F1: Five Classic Chinese Grand Prix Moments

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Lewis Hamilton leads the way at the start of the 2013 Chinese Grand Prix. Image Copyright Clive Mason/Getty Images.

Since its introduction to the F1 calendar in 2004, the Chinese Grand Prix at the Shanghai International Circuit has created some memorable moments.

And with the country having the honour of hosting F1’s 1000th Grand Prix, here are some classic Chinese GP moments.

 

5: 2006 Chinese Grand Prix – Michael Schumacher’s final win

The 2006 Chinese Grand Prix was the host for Michael Schumacher’s final win; his last appearance on the podium before his comeback with Mercedes in the 2012 European Grand Prix.

The seven-time champion started sixth and used the superior Bridgestone tyres as the track dried up, to catch the two Renaults of Fernando Alonso and Giancarlo Fisichella.

The Red Baron passed Alonso on Lap 35 and then took the lead from Fisichella six laps later, as the Italian went wide at Turn 1 on cold tyres.

Alonso found some pace late on, but was unable to chase down the Ferrari and finished just three seconds behind Schumacher.

4: 2016 Chinese Grand Prix – The birth of the Torpedo

The 2016 Chinese Grand Prix is not only remembered for an incredible 128 overtakes, the most in a Grand Prix since records began.

Alongside, the race was also the birthplace of Daniil Kvyat’s infamous ‘Torpedo’ nickname.

Driving for Red Bull, the Russian picked up the nickname after an aggressive move on Sebastian Vettel’s Ferrari at Turn 1.

Surprised by Kvyat’s move to the inside, Vettel moved wide in avoidance and inadvertently collected teammate Kimi Raikkonen in the process.

Despite this, both drivers managed finished on the podium behind the Mercedes of race winner Nico Rosberg.

This led to a memorable argument in the cool-down room where Vettel branded the Russian driver as a torpedo.

The name would become more ironic, as he collided with Vettel again in the next race in Russia and Kvyat was demoted to Toro Rosso in favour of Max Verstappen.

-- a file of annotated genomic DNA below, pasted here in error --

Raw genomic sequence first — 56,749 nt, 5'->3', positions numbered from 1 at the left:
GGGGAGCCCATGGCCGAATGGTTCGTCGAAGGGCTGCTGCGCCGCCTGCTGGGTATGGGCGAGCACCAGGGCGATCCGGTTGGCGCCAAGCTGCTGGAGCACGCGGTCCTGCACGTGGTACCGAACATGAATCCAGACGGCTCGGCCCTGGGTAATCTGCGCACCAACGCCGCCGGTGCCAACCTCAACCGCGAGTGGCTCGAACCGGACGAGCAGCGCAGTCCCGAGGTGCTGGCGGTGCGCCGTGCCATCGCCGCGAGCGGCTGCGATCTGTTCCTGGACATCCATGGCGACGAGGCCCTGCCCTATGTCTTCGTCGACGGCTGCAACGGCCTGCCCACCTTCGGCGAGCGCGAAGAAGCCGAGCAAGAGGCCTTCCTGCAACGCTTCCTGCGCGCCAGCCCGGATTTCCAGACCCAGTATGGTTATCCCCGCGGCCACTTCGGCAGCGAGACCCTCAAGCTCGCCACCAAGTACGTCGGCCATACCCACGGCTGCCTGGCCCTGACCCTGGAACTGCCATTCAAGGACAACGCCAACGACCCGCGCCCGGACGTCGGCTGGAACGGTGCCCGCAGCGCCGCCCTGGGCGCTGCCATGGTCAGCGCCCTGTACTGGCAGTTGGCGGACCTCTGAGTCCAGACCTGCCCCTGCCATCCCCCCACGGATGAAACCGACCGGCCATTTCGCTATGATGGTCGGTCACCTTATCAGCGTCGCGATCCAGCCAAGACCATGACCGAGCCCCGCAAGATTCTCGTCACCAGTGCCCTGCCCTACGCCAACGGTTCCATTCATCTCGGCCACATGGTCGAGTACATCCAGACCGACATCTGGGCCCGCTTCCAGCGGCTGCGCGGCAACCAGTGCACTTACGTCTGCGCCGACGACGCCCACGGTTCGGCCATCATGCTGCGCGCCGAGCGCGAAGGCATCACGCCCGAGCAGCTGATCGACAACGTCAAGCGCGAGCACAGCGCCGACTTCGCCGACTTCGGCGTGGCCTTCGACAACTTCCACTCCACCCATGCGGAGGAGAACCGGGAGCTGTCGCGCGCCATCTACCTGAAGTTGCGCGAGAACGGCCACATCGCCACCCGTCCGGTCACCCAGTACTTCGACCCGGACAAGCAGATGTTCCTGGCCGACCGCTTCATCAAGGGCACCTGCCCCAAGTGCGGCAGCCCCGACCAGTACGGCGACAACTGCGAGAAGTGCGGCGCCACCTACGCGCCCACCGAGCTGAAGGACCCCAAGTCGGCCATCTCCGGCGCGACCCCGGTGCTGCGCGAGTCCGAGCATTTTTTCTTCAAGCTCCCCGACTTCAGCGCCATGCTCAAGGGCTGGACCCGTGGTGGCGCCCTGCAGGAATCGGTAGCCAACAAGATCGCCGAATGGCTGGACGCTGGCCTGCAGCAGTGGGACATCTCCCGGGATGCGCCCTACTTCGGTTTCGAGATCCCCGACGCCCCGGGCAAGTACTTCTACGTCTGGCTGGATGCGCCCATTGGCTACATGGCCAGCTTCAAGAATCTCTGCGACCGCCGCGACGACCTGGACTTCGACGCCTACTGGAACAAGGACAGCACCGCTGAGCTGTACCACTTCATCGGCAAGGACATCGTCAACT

3: 2009 Chinese Grand Prix – Red Bull’s first of many

The third round of the 2009 season was a memorable one for Red Bull Racing, to say the least.

In Qualifying, Sebastian Vettel claimed Red Bull’s first pole position, despite struggling with driveshaft issues.

On the Sunday, Vettel was able to convert is pole into victory in wet conditions and took his second career victory; the first for Red Bull.

The second Red Bull of Mark Webber made it a day to remember as well by finishing second, to give them their first 1-2 finish and proved to be the first of many.

2: 2012 – Mercedes return to the top

Just like with Red Bull three years prior, China hosted another maiden win and a return to glory for one of the sports most iconic manufacturers.

Mercedes had been building up since their return to F1 in 2010, and in 2012, the Silver Arrows looked to have found a bit more speed from the package.

In Qualifying, Nico Rosberg hooked up an incredible lap to take pole position for the first time at the 111th attempt.

His teammate Michael Schumacher made it a front row lockout for Mercedes, after McLaren’s Lewis Hamilton took a five place grid penalty for a gearbox change.

Rosberg went win his first Formula 1 race in dominant fashion, and was 20 seconds clear over Jenson Button and Hamilton at the chequered flag.

The win was the first for Mercedes in F1 since 1955; a gap of almost 57 years.

1: 2007 Chinese Grand Prix – Hamilton’s title left in the gravel

2007 saw the debut of Lewis Hamilton, who came close to winning the title in his debut season.

However, a infamous error during the penultimate race in China proved to be costly.

Hamilton led the race away in wet conditions, ahead of Ferrari’s Kimi Raikkonen and Felipe Massa, and McLaren teammate Fernando Alonso.

However, as the track started to dry, Hamilton started to suffer from tyre wear.

McLaren made the call to leave him out, which led to devastating consequences.

On Lap 31, Raikkonen passed Hamilton for the race lead, as the Brit went wide struggling with rear tyres that were worn to the canvas.

Hamilton had to pit, but as the Brit did this, a mix of excessive corner speed and worn tyres sent him wide.

Hamilton beached his McLaren in the gravel trap and was forced to retire from the race.

As a result, Hamilton would go on to lose the championship in Brazil to Raikkonen by a single point.

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